The fare for in the city destinations is 7 Pesos, if you want to go a little further often you will have to pay double fare. Drivers will sometimes try to charge an obvious tourist 20 Pesos or more. It’s up to you to decide if you want to pay the “tourist” rate or negotiate the real price. Pedi cabs can be hired for long distances as well, for example to outlying towns. These fares are totally negotiated and it is up to you to find the price you can live with.
Locals just seem to know what distances command what price, and will not pay more. As a tourist there is no clue as to the actual fare. There are no meters and no published prices. When I first came to Dumaguete I often would simply ask the passenger next to me, or the person waiting with me along the road. The local folk are often very helpful and will even negotiate the price for you on occasion. Be aware that many drivers do not have a good command of English. Speak slowly and to the point. Others want to chat with you the whole trip, just be careful what information you divulge.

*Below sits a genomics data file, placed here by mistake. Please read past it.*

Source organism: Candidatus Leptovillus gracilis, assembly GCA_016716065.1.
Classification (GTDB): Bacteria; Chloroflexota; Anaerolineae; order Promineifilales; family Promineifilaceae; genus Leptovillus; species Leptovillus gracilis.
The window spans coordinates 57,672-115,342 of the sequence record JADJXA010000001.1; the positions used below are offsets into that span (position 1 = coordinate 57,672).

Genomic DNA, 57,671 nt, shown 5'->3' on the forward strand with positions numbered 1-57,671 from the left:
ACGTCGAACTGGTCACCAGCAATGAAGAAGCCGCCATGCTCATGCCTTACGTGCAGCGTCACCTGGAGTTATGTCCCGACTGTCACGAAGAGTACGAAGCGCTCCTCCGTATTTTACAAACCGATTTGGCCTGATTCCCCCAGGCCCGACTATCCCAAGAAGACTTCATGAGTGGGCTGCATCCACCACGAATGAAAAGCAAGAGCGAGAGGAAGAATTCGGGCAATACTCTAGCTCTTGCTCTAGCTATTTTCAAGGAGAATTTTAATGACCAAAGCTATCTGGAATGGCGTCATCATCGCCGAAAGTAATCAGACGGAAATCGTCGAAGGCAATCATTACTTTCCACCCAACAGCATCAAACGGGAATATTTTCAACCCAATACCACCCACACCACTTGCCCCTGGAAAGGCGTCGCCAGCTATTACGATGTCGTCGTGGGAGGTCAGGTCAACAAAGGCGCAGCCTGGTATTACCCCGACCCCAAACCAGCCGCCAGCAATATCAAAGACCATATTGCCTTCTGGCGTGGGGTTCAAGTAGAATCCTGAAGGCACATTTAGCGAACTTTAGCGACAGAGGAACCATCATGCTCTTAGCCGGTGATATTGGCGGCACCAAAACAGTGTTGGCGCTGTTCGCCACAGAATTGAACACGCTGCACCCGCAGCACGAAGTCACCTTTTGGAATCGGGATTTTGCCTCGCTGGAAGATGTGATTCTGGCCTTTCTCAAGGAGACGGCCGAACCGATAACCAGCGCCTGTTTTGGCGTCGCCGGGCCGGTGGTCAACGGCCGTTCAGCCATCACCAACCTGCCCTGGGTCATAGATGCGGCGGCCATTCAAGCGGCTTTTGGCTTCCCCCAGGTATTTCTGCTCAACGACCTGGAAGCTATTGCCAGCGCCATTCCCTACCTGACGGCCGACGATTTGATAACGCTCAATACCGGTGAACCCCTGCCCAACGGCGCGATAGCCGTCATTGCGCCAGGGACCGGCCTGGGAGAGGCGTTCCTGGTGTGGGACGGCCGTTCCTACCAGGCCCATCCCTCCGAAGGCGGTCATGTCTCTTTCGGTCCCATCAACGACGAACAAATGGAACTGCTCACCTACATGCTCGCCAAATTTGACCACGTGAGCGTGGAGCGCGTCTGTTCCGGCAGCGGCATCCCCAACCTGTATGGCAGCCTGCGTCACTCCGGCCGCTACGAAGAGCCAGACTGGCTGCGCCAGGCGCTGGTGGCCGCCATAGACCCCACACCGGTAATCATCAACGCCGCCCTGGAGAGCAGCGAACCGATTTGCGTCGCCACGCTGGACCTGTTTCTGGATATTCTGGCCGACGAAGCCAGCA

If you want to go to a neighboring town or travel to a distant part of the province there are Easyrides and Jeepneys.